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A Pension For OPD Officer With PTSD - Now What?

The Orlando Police Pension Board voted to give officer Gerry Realin a disability pension.
The Orlando Police Pension Board voted to give officer Gerry Realin a disability pension.

The Orlando Police Pension Board voted to give officer Gerry Realin a disability pension.

Realin was diagnosed with post-traumatic stress disorder after cleaning up the bodies in Pulse nightclub last year. WMFE Health Reporter Abe Aboraya spoke with All Things Considered Host Crystal Chavez.

ABORAYA: Starting next month, Gerry Realin will get 80 percent of his pay, which is a big relief because the Realins have no income right now. The board made three rulings today: That Realin’s PTSD was a permanent and total disability, that it happened in the line of duty, and that since there was no limited job available, they voted to grant a disability pension. Now, they do reserve the ability to reevaluate Realin in the future to see if his PTSD is still disabling. The hearing was dramatic, though. Jessica Realin, Gerry Realin’s wife, held the hands of her attorneys and broke into tears after the vote.

“I just want to thank the community for coming out and supporting my husband," Realin said. "I want thank all of those who took all the evidence into consideration. And that we will continue to fight for PTSD coverage because this isn’t over. I know there’s more, and I want them to know there’s hope.”

CHAVEZ: A lot of emotion in Jessica Realin’s voice there. Was Gerry Realin there today?

ABORAYA: No, his doctors sent a letter saying it was in his best interest not to come to the hearing. And in fact that was one of the criticisms brought up by an attorney representing the Orlando Police Department – that the pension board, and the Orlando Police Department, couldn’t question Realin directly. Steve McKillop was the OPD’s attorney, and he presented a case that Realin had a "disdain" for the Orlando Police Department. That Realin’s goal was not to get better, but to get this benefit so he doesn’t have to work as a police officer. And he argued there were inconsistencies in the medical file.

In one dramatic moment, McKillop read what Gerry Realin had told one of the doctors.

“Because I’m with the press, I’ll refrain from using the expletive used, the board can review that themselves," McKillop said. "But it was expletive OPD. Expletive City. Expletive FOP, fraternal order of police."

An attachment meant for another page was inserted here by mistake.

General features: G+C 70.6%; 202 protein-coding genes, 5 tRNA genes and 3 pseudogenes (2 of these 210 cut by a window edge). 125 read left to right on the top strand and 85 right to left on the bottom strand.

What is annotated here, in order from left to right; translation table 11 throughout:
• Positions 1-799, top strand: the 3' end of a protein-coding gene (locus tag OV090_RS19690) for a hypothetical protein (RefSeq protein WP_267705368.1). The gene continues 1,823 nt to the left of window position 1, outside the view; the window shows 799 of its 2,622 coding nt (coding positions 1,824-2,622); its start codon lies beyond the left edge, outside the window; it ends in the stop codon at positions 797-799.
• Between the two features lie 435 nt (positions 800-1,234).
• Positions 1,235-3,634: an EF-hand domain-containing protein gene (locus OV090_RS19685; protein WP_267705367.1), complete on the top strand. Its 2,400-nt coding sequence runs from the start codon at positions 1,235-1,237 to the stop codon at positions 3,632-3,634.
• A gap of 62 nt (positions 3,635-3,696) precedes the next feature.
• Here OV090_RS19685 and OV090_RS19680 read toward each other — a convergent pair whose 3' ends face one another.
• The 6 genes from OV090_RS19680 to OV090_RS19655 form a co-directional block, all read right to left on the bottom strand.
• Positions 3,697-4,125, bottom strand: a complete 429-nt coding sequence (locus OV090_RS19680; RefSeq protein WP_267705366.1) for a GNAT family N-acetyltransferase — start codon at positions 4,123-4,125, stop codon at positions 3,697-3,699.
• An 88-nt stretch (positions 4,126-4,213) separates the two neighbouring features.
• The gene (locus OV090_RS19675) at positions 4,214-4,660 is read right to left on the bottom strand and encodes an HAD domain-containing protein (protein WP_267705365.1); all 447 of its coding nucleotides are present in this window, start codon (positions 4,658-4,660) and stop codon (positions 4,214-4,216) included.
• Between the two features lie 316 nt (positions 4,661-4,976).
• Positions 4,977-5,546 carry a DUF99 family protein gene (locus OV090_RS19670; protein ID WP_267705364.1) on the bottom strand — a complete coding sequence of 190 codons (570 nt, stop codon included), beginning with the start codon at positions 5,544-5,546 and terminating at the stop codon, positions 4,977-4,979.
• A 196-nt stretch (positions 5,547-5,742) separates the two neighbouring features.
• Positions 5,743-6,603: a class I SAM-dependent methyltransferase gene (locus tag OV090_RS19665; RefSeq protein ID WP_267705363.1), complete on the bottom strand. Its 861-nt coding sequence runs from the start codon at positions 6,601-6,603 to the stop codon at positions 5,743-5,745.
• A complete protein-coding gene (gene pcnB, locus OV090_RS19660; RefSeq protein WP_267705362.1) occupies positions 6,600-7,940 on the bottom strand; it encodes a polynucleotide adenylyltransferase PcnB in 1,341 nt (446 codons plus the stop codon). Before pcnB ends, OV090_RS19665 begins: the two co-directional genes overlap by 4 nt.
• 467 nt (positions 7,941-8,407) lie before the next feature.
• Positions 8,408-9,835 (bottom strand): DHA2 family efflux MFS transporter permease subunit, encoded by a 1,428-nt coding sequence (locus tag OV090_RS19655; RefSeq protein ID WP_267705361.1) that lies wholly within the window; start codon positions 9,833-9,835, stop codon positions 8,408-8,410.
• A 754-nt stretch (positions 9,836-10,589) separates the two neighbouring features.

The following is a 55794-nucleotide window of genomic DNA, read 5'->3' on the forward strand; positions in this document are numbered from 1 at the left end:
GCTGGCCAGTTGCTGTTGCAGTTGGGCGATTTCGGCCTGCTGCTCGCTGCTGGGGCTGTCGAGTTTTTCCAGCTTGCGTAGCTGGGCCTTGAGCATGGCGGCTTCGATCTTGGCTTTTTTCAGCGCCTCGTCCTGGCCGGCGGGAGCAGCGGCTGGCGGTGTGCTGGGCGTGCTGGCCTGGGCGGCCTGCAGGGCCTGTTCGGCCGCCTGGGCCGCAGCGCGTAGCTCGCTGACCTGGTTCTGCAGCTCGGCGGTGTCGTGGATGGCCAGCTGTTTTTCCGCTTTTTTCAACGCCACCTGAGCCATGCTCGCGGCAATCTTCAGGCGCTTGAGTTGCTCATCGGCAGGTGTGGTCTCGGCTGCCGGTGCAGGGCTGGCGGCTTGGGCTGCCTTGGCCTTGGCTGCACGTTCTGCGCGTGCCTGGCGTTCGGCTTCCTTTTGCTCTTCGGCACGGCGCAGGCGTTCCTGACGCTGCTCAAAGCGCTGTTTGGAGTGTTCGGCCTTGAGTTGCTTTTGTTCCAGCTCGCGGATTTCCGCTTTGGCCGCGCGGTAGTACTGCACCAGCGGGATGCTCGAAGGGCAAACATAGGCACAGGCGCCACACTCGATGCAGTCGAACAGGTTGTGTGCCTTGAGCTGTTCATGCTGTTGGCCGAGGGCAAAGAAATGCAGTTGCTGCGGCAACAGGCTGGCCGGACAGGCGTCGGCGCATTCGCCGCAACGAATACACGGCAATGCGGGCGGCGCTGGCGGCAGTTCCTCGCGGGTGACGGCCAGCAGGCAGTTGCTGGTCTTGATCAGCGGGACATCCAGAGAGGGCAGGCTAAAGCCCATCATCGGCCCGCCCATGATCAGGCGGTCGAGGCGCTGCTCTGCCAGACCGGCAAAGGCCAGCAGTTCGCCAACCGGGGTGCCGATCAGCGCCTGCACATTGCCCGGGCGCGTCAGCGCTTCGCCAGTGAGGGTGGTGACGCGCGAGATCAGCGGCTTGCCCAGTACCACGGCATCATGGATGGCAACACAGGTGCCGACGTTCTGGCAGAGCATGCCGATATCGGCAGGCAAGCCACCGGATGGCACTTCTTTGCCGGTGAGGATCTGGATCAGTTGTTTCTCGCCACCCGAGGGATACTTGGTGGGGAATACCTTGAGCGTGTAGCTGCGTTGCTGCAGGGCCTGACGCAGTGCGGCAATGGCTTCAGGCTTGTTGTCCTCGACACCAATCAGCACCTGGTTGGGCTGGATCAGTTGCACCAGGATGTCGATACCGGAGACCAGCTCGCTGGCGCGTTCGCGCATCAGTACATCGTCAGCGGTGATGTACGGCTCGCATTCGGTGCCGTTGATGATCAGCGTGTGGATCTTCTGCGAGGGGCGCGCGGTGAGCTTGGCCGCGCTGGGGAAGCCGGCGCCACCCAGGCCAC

At that moment, Jessica Realin asked if they could take a break.

"Can I have a moment please, I’m sorry. I just can’t," she said. She left the room in tears, and the board took a break.

CHAVEZ: A dramatic moment there. How did the attorneys for the Realins respond?

ABORAYA: Geoff Bichler, an attorney for the Realins, called the Orlando Police Department’s argument "slanderous."

“The fact that the city has been so aggressive in their opposition to this pension is unprecedented," Bichler said. "We find it offensive, the comments made here today. And what they put Mrs. Realin through was really beyond the pale. And I can promise you, we’re going to be looking closely at the transcript from this proceeding to determine what, if any, actions we would take as a result.”

CHAVEZ: Talking about results: Does Gerry Realin getting a disability pension set a precedent for other officers?

ABORAYA: Yes and no. The lawyer for the pension board says an event like Pulse is an unexpected event. And courts and pensions in New York and New Jersey dealt with this after the Sept. 11 attacks. So does it mean that an officer with PTSD from the Pulse attack could possibly have a claim? Yes, depending on how bad it is. But the attorneys are saying this does not necessarily open up the floodgates for officers to get a pension from the experiences that are a normal part of their job. And I should say, I’ve heard from several people who say that allowing an officer to get a pension for PTSD could be a slippery slope and could be expensive for taxpayers.

CHAVEZ: Leading up to this hearing today, we saw several democratic lawmakers voicing support for Realin. Who came out today?

ABORAYA: Seven people spoke today, saying the Realins should get the pension. Three lawmakers, as you mentioned, had representatives at the meeting. But we also support from Barbara Poma, the owner of Pulse nightclub, Orlando Torres, a survivor of the Pulse shooting, and Mayra Alvear, the mother of one of the victims.



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